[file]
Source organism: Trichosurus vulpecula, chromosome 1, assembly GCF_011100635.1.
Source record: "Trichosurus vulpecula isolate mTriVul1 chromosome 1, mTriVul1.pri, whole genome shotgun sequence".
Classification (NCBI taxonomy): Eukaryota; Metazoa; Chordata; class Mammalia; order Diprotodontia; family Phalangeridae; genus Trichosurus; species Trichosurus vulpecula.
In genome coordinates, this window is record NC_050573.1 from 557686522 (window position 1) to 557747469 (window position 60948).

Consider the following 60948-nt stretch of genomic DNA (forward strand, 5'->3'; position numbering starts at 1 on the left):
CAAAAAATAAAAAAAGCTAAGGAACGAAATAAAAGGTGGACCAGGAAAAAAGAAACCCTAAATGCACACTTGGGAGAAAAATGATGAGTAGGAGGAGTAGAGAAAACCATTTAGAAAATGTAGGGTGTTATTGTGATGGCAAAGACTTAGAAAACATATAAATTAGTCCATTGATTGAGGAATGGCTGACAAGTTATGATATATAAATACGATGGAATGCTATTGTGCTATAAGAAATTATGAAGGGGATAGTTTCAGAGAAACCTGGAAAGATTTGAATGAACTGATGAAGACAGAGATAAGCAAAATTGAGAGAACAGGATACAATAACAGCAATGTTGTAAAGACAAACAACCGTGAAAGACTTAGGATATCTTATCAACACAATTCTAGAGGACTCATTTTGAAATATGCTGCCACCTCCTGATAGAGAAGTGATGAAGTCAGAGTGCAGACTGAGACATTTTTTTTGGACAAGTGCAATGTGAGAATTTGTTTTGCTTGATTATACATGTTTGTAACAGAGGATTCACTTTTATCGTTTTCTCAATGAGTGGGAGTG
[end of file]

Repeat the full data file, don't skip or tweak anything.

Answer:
Source organism: Trichosurus vulpecula, chromosome 1, assembly GCF_011100635.1.
Source record: "Trichosurus vulpecula isolate mTriVul1 chromosome 1, mTriVul1.pri, whole genome shotgun sequence".
Classification (NCBI taxonomy): Eukaryota; Metazoa; Chordata; class Mammalia; order Diprotodontia; family Phalangeridae; genus Trichosurus; species Trichosurus vulpecula.
In genome coordinates, this window is record NC_050573.1 from 557686522 (window position 1) to 557747469 (window position 60948).

Consider the following 60948-nt stretch of genomic DNA (forward strand, 5'->3'; position numbering starts at 1 on the left):
CAAAAAATAAAAAAAGCTAAGGAACGAAATAAAAGGTGGACCAGGAAAAAAGAAACCCTAAATGCACACTTGGGAGAAAAATGATGAGTAGGAGGAGTAGAGAAAACCATTTAGAAAATGTAGGGTGTTATTGTGATGGCAAAGACTTAGAAAACATATAAATTAGTCCATTGATTGAGGAATGGCTGACAAGTTATGATATATAAATACGATGGAATGCTATTGTGCTATAAGAAATTATGAAGGGGATAGTTTCAGAGAAACCTGGAAAGATTTGAATGAACTGATGAAGACAGAGATAAGCAAAATTGAGAGAACAGGATACAATAACAGCAATGTTGTAAAGACAAACAACCGTGAAAGACTTAGGATATCTTATCAACACAATTCTAGAGGACTCATTTTGAAATATGCTGCCACCTCCTGATAGAGAAGTGATGAAGTCAGAGTGCAGACTGAGACATTTTTTTTGGACAAGTGCAATGTGAGAATTTGTTTTGCTTGATTATACATGTTTGTAACAGAGGATTCACTTTTATCGTTTTCTCAATGAGTGGGAGTG